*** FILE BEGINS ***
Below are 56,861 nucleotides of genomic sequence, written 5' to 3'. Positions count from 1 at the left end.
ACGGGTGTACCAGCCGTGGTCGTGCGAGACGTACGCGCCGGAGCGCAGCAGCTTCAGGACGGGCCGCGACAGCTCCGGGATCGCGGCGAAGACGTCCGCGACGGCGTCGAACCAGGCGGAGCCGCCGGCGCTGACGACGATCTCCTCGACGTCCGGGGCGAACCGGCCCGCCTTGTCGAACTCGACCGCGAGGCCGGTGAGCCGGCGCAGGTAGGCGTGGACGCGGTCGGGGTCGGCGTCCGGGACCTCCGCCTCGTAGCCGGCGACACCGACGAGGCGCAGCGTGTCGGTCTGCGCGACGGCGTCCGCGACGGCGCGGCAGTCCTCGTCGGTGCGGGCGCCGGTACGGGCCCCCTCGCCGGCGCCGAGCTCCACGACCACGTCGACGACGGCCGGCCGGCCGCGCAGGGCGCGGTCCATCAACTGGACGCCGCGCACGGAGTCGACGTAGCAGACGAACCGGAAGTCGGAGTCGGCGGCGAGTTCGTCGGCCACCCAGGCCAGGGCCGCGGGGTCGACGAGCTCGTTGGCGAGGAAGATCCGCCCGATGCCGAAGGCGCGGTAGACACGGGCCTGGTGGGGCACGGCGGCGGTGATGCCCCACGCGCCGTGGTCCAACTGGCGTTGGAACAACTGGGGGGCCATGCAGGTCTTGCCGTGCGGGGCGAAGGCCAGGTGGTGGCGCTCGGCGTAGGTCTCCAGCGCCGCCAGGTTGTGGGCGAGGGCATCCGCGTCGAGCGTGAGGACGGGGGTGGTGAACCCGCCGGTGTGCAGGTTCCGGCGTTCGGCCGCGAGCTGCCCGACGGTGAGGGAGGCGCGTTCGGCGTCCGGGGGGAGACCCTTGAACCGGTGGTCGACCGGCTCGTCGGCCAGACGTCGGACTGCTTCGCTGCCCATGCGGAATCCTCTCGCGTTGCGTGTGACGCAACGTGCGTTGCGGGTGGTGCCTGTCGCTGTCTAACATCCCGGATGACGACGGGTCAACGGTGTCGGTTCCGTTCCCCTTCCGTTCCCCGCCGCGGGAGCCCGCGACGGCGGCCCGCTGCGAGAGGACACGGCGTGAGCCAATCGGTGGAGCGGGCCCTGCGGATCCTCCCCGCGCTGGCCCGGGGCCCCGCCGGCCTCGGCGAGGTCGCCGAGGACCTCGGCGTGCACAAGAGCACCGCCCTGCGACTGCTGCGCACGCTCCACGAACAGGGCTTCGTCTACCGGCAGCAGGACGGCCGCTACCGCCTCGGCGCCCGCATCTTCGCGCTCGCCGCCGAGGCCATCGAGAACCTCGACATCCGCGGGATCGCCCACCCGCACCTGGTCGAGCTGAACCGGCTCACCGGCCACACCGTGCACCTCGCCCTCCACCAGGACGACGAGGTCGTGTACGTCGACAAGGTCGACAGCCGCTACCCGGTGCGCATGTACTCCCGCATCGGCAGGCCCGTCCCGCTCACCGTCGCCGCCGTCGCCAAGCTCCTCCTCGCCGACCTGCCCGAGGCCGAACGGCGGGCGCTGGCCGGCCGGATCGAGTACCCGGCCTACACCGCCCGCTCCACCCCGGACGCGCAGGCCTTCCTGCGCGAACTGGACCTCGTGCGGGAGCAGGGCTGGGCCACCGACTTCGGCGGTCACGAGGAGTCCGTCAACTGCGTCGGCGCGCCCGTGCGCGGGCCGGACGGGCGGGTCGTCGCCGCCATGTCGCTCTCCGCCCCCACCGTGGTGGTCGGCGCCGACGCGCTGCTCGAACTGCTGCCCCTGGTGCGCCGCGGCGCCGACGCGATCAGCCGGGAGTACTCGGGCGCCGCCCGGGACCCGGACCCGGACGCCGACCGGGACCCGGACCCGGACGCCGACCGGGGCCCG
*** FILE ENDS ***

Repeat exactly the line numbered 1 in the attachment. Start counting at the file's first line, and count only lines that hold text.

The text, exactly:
Below are 56,861 nucleotides of genomic sequence, written 5' to 3'. Positions count from 1 at the left end.